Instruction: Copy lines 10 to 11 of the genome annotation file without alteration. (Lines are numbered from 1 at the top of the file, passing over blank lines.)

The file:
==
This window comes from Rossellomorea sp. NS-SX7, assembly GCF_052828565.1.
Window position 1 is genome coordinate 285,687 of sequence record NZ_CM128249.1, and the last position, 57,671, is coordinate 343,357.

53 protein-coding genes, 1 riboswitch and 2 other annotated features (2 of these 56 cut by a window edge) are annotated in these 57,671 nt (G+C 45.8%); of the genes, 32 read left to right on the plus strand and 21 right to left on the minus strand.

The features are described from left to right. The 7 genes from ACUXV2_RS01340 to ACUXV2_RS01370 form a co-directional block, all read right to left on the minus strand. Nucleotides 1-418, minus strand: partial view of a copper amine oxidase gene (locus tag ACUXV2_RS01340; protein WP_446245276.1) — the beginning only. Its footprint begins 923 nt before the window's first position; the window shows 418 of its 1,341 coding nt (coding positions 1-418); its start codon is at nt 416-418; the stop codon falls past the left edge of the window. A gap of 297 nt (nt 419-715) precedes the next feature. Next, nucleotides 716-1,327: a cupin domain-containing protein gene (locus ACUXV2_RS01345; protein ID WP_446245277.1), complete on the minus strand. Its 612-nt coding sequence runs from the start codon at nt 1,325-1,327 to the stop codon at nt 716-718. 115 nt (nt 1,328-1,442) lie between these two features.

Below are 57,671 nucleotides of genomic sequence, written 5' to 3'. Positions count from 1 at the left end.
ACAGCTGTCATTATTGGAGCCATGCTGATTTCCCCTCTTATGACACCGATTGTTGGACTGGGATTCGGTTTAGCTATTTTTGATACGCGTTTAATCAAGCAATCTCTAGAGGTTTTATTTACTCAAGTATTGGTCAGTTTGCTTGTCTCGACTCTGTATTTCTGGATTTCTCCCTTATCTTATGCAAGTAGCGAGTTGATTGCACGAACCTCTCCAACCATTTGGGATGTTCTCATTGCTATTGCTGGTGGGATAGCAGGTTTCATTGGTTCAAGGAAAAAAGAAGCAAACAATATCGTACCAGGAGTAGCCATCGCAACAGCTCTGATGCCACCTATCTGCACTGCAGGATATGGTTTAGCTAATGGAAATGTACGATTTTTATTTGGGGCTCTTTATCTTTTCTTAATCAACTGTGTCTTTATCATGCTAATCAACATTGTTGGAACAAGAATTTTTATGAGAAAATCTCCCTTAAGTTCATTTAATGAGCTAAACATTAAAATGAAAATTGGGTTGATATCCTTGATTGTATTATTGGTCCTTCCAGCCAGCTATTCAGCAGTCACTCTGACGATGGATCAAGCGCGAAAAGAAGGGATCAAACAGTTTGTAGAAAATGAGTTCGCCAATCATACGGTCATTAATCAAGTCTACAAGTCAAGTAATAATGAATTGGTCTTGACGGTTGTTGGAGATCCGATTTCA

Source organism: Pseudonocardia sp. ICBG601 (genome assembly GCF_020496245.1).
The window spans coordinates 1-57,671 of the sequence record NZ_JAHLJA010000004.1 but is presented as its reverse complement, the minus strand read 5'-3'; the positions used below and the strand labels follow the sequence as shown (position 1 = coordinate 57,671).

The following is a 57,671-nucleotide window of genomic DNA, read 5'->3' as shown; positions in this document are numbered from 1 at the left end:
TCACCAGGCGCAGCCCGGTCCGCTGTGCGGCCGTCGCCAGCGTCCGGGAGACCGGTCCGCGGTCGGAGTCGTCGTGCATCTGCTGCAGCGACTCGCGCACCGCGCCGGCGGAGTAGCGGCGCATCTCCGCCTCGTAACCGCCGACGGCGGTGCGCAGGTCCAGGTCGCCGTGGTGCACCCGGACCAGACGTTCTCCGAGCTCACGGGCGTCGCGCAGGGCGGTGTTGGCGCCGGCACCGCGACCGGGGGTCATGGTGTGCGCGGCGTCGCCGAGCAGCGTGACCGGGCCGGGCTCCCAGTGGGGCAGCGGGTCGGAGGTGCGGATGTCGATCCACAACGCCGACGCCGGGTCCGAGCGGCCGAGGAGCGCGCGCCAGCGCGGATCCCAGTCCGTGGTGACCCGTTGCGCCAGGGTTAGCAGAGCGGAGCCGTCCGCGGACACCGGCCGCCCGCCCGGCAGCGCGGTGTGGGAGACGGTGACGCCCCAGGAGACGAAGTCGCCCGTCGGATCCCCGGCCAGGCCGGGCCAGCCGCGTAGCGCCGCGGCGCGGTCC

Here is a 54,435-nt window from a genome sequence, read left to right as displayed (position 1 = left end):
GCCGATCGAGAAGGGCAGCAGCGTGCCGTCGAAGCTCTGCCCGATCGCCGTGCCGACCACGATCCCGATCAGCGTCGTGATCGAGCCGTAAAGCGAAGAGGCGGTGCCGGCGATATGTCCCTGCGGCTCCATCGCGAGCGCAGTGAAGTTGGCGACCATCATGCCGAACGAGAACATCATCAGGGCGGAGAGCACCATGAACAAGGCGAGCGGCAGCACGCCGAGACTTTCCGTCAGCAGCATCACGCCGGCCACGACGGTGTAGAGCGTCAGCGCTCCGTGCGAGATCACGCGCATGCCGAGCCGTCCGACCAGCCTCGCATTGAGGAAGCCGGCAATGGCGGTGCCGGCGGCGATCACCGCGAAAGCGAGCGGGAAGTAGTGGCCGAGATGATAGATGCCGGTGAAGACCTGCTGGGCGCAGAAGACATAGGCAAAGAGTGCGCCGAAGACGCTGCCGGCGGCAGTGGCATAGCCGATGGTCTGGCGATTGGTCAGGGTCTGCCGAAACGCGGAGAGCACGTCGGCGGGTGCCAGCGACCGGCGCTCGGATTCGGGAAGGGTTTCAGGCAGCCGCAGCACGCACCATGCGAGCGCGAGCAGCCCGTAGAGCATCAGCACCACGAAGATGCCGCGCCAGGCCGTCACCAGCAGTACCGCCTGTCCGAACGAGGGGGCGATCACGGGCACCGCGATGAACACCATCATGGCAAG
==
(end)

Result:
TCACCAGGCGCAGCCCGGTCCGCTGTGCGGCCGTCGCCAGCGTCCGGGAGACCGGTCCGCGGTCGGAGTCGTCGTGCATCTGCTGCAGCGACTCGCGCACCGCGCCGGCGGAGTAGCGGCGCATCTCCGCCTCGTAACCGCCGACGGCGGTGCGCAGGTCCAGGTCGCCGTGGTGCACCCGGACCAGACGTTCTCCGAGCTCACGGGCGTCGCGCAGGGCGGTGTTGGCGCCGGCACCGCGACCGGGGGTCATGGTGTGCGCGGCGTCGCCGAGCAGCGTGACCGGGCCGGGCTCCCAGTGGGGCAGCGGGTCGGAGGTGCGGATGTCGATCCACAACGCCGACGCCGGGTCCGAGCGGCCGAGGAGCGCGCGCCAGCGCGGATCCCAGTCCGTGGTGACCCGTTGCGCCAGGGTTAGCAGAGCGGAGCCGTCCGCGGACACCGGCCGCCCGCCCGGCAGCGCGGTGTGGGAGACGGTGACGCCCCAGGAGACGAAGTCGCCCGTCGGATCCCCGGCCAGGCCGGGCCAGCCGCGTAGCGCCGCGGCGCGGTCC

Here is a 54,435-nt window from a genome sequence, read left to right as displayed (position 1 = left end):